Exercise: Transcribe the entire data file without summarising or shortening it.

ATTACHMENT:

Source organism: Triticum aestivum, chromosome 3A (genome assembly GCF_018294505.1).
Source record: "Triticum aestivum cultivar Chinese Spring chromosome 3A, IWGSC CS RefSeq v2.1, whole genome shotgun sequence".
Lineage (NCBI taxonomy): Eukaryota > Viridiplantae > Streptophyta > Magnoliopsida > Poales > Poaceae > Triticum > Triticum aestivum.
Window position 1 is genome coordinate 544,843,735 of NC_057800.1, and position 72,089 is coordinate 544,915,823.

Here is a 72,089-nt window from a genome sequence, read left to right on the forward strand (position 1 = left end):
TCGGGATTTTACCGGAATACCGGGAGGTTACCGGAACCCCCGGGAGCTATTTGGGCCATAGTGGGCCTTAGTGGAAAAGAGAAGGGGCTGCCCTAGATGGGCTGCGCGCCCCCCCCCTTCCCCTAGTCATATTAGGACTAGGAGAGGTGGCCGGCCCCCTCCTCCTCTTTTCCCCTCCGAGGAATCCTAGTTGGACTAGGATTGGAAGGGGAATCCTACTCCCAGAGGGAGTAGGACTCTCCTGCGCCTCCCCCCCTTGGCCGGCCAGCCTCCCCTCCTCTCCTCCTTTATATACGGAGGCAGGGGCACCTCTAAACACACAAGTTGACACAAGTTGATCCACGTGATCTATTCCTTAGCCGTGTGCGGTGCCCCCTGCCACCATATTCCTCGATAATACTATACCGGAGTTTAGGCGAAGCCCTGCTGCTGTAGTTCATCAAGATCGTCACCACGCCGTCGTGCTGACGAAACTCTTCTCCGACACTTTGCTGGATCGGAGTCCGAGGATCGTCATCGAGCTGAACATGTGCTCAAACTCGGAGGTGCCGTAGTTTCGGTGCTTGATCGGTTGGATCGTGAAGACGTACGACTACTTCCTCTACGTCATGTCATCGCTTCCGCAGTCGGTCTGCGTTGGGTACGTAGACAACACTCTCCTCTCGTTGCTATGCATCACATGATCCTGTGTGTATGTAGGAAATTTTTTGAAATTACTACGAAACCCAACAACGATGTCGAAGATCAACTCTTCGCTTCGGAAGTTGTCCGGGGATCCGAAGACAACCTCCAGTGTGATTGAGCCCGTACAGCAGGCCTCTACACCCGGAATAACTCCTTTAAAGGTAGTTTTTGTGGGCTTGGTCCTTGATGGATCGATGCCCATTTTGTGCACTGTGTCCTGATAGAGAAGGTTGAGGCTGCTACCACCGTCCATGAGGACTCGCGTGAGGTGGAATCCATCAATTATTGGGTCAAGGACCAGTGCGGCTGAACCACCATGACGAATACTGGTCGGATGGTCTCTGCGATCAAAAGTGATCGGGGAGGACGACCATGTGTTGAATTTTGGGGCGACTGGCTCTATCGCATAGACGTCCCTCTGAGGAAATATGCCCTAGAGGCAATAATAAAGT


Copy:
Source organism: Triticum aestivum, chromosome 3A (genome assembly GCF_018294505.1).
Source record: "Triticum aestivum cultivar Chinese Spring chromosome 3A, IWGSC CS RefSeq v2.1, whole genome shotgun sequence".
Lineage (NCBI taxonomy): Eukaryota > Viridiplantae > Streptophyta > Magnoliopsida > Poales > Poaceae > Triticum > Triticum aestivum.
Window position 1 is genome coordinate 544,843,735 of NC_057800.1, and position 72,089 is coordinate 544,915,823.

Here is a 72,089-nt window from a genome sequence, read left to right on the forward strand (position 1 = left end):
TCGGGATTTTACCGGAATACCGGGAGGTTACCGGAACCCCCGGGAGCTATTTGGGCCATAGTGGGCCTTAGTGGAAAAGAGAAGGGGCTGCCCTAGATGGGCTGCGCGCCCCCCCCCTTCCCCTAGTCATATTAGGACTAGGAGAGGTGGCCGGCCCCCTCCTCCTCTTTTCCCCTCCGAGGAATCCTAGTTGGACTAGGATTGGAAGGGGAATCCTACTCCCAGAGGGAGTAGGACTCTCCTGCGCCTCCCCCCCTTGGCCGGCCAGCCTCCCCTCCTCTCCTCCTTTATATACGGAGGCAGGGGCACCTCTAAACACACAAGTTGACACAAGTTGATCCACGTGATCTATTCCTTAGCCGTGTGCGGTGCCCCCTGCCACCATATTCCTCGATAATACTATACCGGAGTTTAGGCGAAGCCCTGCTGCTGTAGTTCATCAAGATCGTCACCACGCCGTCGTGCTGACGAAACTCTTCTCCGACACTTTGCTGGATCGGAGTCCGAGGATCGTCATCGAGCTGAACATGTGCTCAAACTCGGAGGTGCCGTAGTTTCGGTGCTTGATCGGTTGGATCGTGAAGACGTACGACTACTTCCTCTACGTCATGTCATCGCTTCCGCAGTCGGTCTGCGTTGGGTACGTAGACAACACTCTCCTCTCGTTGCTATGCATCACATGATCCTGTGTGTATGTAGGAAATTTTTTGAAATTACTACGAAACCCAACAACGATGTCGAAGATCAACTCTTCGCTTCGGAAGTTGTCCGGGGATCCGAAGACAACCTCCAGTGTGATTGAGCCCGTACAGCAGGCCTCTACACCCGGAATAACTCCTTTAAAGGTAGTTTTTGTGGGCTTGGTCCTTGATGGATCGATGCCCATTTTGTGCACTGTGTCCTGATAGAGAAGGTTGAGGCTGCTACCACCGTCCATGAGGACTCGCGTGAGGTGGAATCCATCAATTATTGGGTCAAGGACCAGTGCGGCTGAACCACCATGACGAATACTGGTCGGATGGTCTCTGCGATCAAAAGTGATCGGGGAGGACGACCATGTGTTGAATTTTGGGGCGACTGGCTCTATCGCATAGACGTCCCTCTGAGGAAATATGCCCTAGAGGCAATAATAAAGT